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Making Your Own Pumpkin Puree

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When making pumpkin pie, pumpkin soup, or one of Our Deer’s delicious pumpkin recipes, you could use canned pumpkin and end up with a tasty dish. But as all good chefs know, fresh is best.

So why not make your next pumpkin recipe with fresh pumpkin?

Here’s how.

 

Choosing Pumpkins

This time of year, pumpkins are plentiful and cheap, but you don’t want just any old pumpkin. Look for what’s called sugar pumpkins or cheese pumpkins; they measure around 20 to 24 inches in circumference and are much sweeter than the larger type of pumpkin used for making jack-o-lanterns.

If you can’t find sweet pumpkins, use butternut squash; the flavor is only ever so slightly different, and many commercially cans of “pureed pumpkin” are actually made of butternut.

One 20 inch sugar pumpkin makes enough for two pies.

 

Preparing the Pumpkin for Cooking

Start by washing the pumpkin in warm water and a little soap. Pat dry. Cut the pumpkin in half with a serrated knife. Using an ice cream scoop, remove all the seeds and stringy pulp.

 

Cooking the Pumpkin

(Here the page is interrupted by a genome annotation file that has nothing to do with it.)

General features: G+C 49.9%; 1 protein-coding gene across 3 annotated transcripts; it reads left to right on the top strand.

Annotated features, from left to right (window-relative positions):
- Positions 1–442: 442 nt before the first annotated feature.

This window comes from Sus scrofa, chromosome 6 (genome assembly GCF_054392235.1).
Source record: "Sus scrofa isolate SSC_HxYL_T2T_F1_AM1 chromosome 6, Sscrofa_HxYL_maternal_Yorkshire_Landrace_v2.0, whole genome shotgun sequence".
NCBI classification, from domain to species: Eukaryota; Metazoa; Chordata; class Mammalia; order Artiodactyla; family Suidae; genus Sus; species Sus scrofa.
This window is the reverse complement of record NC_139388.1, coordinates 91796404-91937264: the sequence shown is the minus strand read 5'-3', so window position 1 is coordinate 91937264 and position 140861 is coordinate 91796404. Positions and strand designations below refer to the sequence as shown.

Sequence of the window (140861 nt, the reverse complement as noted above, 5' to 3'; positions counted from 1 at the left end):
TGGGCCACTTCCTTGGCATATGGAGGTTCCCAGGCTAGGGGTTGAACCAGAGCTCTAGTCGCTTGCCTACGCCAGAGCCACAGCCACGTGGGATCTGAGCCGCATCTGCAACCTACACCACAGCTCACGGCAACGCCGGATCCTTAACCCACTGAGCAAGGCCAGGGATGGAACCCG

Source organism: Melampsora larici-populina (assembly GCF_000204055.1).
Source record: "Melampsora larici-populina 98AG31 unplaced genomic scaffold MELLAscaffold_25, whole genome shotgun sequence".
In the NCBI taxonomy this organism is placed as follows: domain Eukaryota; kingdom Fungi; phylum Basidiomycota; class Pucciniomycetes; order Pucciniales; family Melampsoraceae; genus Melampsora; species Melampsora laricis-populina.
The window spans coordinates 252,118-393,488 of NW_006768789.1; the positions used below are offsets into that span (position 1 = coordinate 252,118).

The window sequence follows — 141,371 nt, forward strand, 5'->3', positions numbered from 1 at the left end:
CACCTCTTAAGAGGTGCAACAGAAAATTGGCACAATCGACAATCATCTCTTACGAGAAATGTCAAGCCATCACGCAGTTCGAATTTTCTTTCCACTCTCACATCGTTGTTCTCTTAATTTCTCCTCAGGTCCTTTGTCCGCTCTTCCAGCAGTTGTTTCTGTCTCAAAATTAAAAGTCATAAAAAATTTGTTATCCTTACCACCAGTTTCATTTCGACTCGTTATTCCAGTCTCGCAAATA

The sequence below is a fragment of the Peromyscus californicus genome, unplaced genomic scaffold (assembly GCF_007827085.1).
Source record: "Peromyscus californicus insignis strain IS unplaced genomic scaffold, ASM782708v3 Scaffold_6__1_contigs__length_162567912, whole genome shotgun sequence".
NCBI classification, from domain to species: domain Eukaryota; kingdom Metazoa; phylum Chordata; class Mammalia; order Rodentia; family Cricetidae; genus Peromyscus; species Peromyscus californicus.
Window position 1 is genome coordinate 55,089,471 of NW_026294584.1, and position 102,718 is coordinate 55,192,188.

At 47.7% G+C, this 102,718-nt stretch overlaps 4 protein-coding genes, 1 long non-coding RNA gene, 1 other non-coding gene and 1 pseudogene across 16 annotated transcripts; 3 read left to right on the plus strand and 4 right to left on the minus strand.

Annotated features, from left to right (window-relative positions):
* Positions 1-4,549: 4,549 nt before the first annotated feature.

Cooking the PumpkinThere are several ways to cook pumpkin. To use steam, place the pumpkin halves in a steamer. (If the pieces are too big to fit, cut up the pumpkin into slightly smaller chunks.) Steam for about 15 to 30 minutes, or until the pumpkin is soft enough to easily scoop away from the shell using a spoon.

Or you can place the pumpkin halves face up on a baking sheet and roast at 325 degrees F until tender and the shell is brown.

Alternatively, you may poke holes in the pumpkin shell (careful use of an ice pick will do the trick), place the pumpkin on a baking sheet and bake at 325 degrees F until tender.

Once cooked, cut the pumpkin in half and scoop out the seeds.

Next, allow the pumpkin to cool, then scoop out the meat with a tablespoon.

To remove excess water, pour the pumpkin filling into a colander with a bowl beneath it. Allow it to sit in the refridgerator overnight.

 

Making Pumpkin Puree

Place the meat of the pumpkin in a food processor or blender until fully pureed. The pumpkin is now ready for your favorite pumpkin recipe.

The pumpkin puree may also be frozen by placing it in serving sizes in freezer bags.

 

Check out the video version of this article on YouTube : Making Your Own Pumpkin Puree

 

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